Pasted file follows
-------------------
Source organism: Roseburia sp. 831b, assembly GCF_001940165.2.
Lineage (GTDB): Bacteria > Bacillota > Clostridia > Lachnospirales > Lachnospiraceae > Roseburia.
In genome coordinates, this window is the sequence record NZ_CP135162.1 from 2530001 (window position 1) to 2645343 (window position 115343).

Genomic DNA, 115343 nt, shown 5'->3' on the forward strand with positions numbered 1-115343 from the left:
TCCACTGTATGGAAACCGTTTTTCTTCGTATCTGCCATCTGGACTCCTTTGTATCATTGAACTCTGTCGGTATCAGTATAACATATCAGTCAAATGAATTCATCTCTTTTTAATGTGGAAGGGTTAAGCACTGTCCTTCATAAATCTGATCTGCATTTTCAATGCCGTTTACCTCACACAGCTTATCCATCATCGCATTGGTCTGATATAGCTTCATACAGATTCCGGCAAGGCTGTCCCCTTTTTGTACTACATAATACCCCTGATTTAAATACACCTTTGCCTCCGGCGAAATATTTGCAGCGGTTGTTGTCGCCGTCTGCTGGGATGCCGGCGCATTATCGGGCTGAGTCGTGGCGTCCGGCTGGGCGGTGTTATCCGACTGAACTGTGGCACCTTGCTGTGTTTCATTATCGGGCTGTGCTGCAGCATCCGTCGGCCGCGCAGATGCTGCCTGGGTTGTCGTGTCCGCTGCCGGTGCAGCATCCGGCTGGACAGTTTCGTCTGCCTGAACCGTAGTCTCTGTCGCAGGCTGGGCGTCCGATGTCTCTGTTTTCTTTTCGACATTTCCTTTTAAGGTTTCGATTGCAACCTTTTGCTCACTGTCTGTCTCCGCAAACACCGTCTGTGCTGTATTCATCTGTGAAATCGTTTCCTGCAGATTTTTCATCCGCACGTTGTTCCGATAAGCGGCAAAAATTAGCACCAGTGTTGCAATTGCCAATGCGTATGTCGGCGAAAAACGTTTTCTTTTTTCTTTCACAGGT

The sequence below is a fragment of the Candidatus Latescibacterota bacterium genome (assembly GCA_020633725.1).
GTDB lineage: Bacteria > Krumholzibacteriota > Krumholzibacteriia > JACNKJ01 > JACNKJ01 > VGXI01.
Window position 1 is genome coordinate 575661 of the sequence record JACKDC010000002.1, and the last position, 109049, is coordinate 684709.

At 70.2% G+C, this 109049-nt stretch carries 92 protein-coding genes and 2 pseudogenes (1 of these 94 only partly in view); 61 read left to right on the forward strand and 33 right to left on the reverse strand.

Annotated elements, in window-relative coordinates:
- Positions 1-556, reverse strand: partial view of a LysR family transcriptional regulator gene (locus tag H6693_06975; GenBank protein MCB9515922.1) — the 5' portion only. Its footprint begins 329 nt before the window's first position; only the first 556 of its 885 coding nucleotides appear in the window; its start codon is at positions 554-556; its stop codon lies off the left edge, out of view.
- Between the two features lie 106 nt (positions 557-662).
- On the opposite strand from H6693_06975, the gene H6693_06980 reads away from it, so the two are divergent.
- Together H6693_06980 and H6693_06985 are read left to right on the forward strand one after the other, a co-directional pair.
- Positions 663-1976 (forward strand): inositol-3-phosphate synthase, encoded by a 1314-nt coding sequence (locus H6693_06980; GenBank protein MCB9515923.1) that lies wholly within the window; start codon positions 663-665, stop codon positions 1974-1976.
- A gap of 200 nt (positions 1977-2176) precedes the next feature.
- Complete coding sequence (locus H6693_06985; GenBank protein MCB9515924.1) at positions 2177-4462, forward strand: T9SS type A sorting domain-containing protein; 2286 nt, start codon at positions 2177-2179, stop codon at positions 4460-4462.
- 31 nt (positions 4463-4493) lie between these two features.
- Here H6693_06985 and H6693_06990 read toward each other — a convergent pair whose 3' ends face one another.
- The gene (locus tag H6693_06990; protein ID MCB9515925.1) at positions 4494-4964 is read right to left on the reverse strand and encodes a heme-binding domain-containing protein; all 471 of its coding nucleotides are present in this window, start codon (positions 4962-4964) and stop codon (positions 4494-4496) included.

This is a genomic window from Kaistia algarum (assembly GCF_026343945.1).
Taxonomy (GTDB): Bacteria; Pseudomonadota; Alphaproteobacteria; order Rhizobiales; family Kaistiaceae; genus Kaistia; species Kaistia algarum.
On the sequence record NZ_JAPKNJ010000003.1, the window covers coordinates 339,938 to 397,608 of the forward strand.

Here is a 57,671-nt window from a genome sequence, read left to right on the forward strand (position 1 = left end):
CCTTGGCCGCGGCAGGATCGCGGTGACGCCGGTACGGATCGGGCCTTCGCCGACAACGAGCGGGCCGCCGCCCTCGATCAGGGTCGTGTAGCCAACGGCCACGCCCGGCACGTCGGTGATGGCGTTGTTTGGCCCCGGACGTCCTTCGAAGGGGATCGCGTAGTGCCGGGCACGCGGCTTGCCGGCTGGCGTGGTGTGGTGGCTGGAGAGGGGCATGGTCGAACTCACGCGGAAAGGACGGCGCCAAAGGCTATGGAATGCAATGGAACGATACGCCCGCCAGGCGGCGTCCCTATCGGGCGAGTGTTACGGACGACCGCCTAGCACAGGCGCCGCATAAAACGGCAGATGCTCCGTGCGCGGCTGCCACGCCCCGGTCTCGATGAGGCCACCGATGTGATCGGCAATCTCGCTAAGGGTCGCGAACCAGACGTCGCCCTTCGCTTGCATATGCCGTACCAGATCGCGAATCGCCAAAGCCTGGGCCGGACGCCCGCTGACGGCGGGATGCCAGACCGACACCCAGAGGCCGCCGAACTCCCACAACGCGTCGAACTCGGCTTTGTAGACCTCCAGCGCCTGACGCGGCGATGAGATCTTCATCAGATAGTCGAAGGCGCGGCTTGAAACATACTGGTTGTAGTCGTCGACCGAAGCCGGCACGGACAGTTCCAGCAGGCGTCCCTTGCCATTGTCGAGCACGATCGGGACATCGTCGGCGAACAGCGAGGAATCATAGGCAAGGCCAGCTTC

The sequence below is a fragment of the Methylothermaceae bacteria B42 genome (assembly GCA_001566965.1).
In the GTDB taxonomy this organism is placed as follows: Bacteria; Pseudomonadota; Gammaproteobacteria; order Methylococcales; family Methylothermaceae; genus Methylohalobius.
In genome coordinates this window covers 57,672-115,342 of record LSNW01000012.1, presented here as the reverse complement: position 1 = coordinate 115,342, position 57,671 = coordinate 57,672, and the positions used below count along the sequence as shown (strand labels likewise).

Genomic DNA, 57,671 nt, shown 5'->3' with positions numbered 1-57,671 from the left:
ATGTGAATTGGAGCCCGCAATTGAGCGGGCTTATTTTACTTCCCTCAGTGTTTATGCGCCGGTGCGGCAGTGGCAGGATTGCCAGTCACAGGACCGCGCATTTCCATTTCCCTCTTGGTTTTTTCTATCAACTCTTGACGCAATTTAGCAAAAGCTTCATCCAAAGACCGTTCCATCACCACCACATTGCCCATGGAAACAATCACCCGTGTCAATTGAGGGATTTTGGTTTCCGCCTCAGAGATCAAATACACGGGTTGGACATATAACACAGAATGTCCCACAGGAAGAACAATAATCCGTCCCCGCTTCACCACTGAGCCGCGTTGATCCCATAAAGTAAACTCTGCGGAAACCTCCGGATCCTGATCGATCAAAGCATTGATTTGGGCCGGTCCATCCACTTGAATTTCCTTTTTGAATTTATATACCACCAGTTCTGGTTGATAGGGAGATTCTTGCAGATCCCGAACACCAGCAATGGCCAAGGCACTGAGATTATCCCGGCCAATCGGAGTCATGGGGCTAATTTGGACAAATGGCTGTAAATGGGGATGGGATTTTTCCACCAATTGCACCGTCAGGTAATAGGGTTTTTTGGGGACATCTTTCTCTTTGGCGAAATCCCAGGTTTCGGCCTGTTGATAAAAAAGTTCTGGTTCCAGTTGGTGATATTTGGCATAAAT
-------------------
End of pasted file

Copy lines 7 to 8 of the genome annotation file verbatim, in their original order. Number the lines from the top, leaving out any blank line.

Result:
GTDB lineage: Bacteria > Krumholzibacteriota > Krumholzibacteriia > JACNKJ01 > JACNKJ01 > VGXI01.
Window position 1 is genome coordinate 575661 of the sequence record JACKDC010000002.1, and the last position, 109049, is coordinate 684709.